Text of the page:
Glossary of works, writers and literary devices:
A B C D E F G H I J K L M N O P Q R S T U V W X Y Z
📙 Books       📕 Poets       📗 Thinkers       📘 Writers

headphone personal-computer spacer spacer spacer spacer face-with-stuck-out-tongue-and-winking-eye ghost tongue

READING LISTS ETC.

WRITERS POETS
PHILOSOPHERS PSYCHOLOGISTS

POLITICAL FIGURES


BOOKS OF FICTION NON-FICTION BOOKS .
Paradise Lost
Paradise Lost
Simone de Beauvoir (1908–1986) was a French writer, philosopher and political activist. She is known for her 1949 treatise The Second Sex, a detailed analysis of women's oppression and a foundational tract of contemporary feminism.
The Second Sex
1984
1984
Delta of Venus
Delta of Venus
A Room of one's own
A Room of One’s Own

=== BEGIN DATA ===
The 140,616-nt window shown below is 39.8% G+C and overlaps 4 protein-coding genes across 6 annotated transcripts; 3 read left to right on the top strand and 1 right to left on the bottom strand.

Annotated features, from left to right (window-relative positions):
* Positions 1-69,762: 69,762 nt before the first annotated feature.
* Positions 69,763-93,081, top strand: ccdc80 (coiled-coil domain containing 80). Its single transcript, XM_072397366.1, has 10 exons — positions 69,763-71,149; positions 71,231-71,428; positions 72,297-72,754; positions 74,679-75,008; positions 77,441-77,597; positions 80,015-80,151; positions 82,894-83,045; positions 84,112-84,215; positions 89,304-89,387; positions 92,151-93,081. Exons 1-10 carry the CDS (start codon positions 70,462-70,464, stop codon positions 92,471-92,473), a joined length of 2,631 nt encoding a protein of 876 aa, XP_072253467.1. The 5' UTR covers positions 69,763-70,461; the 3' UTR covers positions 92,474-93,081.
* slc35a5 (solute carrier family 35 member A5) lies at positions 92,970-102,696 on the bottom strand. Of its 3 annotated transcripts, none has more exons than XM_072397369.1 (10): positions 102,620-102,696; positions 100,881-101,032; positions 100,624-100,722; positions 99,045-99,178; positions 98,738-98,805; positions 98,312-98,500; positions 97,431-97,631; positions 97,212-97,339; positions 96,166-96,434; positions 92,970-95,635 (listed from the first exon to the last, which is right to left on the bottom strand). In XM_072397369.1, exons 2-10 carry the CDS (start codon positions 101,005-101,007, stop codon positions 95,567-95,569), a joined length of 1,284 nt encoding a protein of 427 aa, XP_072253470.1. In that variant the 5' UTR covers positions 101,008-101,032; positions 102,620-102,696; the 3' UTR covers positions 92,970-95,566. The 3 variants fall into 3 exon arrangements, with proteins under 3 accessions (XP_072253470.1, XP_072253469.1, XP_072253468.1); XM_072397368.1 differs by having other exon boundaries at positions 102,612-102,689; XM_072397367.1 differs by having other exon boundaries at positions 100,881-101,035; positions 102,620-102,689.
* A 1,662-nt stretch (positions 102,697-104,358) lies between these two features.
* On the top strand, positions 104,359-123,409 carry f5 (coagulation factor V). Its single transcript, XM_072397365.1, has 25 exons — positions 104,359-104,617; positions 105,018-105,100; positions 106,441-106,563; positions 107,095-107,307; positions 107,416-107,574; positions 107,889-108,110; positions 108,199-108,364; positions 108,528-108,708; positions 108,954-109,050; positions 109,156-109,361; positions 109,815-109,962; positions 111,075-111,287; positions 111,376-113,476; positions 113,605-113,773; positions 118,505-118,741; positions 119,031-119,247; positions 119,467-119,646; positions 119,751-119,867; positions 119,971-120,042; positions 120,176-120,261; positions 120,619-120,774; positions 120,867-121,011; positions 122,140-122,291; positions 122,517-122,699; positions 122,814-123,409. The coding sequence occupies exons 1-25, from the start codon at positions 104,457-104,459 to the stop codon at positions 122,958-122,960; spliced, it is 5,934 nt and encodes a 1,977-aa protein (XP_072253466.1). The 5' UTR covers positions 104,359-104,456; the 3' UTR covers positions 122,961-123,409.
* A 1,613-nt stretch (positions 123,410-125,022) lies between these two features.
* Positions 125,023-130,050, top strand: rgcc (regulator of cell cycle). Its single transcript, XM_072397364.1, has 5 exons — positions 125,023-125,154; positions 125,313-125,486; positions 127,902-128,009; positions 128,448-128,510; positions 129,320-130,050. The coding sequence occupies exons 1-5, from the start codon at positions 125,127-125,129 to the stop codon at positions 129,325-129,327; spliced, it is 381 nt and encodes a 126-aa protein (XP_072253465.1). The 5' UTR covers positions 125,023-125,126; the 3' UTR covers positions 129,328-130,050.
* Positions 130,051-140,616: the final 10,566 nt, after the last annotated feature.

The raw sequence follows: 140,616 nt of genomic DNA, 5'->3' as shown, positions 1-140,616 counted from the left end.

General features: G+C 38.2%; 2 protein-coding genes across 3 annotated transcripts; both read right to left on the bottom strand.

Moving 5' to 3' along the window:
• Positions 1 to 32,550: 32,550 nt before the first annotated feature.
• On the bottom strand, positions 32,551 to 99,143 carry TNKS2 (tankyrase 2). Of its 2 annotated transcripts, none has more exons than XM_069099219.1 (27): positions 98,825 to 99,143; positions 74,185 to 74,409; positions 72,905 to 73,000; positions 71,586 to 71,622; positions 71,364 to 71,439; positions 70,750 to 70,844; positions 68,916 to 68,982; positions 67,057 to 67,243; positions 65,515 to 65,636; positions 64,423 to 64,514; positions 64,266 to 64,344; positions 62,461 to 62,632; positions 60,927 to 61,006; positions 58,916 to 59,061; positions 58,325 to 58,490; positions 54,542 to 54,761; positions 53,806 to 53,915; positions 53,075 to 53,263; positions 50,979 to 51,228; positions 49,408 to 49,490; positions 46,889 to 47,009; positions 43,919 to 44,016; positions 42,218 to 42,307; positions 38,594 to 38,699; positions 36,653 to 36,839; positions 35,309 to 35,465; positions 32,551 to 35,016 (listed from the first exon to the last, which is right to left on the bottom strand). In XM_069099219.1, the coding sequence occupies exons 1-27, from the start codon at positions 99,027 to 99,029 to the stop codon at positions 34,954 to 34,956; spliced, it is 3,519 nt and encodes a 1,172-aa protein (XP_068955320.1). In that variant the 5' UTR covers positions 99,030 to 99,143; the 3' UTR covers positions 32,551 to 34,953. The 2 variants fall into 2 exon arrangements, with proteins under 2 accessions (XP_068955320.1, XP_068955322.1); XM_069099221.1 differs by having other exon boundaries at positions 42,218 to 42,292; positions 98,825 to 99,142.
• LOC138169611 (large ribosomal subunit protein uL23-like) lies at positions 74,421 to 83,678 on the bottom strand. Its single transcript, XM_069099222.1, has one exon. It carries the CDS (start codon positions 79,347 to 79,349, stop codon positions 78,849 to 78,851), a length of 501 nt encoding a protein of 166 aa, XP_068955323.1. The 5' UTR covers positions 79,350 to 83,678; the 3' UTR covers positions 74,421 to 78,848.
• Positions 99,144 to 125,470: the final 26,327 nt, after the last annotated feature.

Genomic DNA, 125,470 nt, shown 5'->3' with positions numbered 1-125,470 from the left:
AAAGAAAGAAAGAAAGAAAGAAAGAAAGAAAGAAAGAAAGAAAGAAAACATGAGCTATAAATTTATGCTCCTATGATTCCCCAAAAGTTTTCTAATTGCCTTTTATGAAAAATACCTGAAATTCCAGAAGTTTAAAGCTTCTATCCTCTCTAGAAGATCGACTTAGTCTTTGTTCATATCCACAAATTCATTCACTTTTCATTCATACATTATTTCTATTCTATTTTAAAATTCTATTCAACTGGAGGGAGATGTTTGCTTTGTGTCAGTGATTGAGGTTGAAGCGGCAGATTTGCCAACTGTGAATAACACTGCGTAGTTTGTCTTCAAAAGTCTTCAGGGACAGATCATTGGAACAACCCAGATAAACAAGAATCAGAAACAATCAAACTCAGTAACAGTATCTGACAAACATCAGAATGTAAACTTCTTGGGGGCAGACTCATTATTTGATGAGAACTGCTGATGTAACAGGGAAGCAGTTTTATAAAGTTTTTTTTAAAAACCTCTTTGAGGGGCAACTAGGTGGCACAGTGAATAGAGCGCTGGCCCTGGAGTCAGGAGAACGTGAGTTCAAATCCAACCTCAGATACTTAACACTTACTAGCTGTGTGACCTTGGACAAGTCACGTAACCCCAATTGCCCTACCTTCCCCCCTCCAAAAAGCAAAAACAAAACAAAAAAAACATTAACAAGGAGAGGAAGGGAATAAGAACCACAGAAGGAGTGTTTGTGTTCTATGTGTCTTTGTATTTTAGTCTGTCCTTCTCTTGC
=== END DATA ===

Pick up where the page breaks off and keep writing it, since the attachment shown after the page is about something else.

War and Peace is the 1869 novel by Russian author Leo Tolstoy. It is regarded as a classic of world literature. (The novel chronicles the French invasion of Russia and the impact of the Napoleonic era on Tsarist society through the stories of five Russian aristocratic families.) Tolstoy said War and Peace is "not a novel, even less is it a poem, and still less a historical chronicle." Tolstoy regarded Anna Karenina as his first true novel.
War and Peace
The Trial, by Franz Kafka (1914 [1925]) -- A terrifying psychological trip into the life of one Joseph K., an ordinary man who wakes up one day to find himself accused of a crime he did not commit, a crime whose nature is never revealed to him. Once arrested, he is released, but must report to court on a regular basis--an event that proves maddening, as nothing is ever resolved. As he grows more uncertain of his fate, his personal life--including work at a bank and his relations with his landlady and a young woman who lives next door--becomes increasingly unpredictable. As K. tries to gain control, he succeeds only in accelerating his own excruciating downward spiral.
The Trial